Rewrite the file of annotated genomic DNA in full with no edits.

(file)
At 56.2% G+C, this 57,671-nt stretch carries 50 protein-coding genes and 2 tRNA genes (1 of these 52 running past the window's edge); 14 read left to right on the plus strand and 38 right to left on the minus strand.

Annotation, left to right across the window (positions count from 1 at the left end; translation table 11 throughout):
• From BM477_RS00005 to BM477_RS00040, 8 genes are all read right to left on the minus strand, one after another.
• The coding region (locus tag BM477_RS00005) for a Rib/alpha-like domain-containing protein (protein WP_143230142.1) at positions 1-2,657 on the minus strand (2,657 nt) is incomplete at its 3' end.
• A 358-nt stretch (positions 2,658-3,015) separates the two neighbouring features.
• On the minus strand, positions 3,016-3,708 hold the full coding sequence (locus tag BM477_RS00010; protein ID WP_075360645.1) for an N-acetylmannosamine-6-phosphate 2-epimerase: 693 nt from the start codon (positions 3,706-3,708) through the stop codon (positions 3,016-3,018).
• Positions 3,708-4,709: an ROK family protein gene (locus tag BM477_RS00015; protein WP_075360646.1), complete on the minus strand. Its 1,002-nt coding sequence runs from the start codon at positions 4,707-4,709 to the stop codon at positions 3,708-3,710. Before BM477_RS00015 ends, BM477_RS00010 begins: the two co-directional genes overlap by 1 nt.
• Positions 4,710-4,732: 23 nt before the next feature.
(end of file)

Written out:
At 56.2% G+C, this 57,671-nt stretch carries 50 protein-coding genes and 2 tRNA genes (1 of these 52 running past the window's edge); 14 read left to right on the plus strand and 38 right to left on the minus strand.

Annotation, left to right across the window (positions count from 1 at the left end; translation table 11 throughout):
• From BM477_RS00005 to BM477_RS00040, 8 genes are all read right to left on the minus strand, one after another.
• The coding region (locus tag BM477_RS00005) for a Rib/alpha-like domain-containing protein (protein WP_143230142.1) at positions 1-2,657 on the minus strand (2,657 nt) is incomplete at its 3' end.
• A 358-nt stretch (positions 2,658-3,015) separates the two neighbouring features.
• On the minus strand, positions 3,016-3,708 hold the full coding sequence (locus tag BM477_RS00010; protein ID WP_075360645.1) for an N-acetylmannosamine-6-phosphate 2-epimerase: 693 nt from the start codon (positions 3,706-3,708) through the stop codon (positions 3,016-3,018).
• Positions 3,708-4,709: an ROK family protein gene (locus tag BM477_RS00015; protein WP_075360646.1), complete on the minus strand. Its 1,002-nt coding sequence runs from the start codon at positions 4,707-4,709 to the stop codon at positions 3,708-3,710. Before BM477_RS00015 ends, BM477_RS00010 begins: the two co-directional genes overlap by 1 nt.
• Positions 4,710-4,732: 23 nt before the next feature.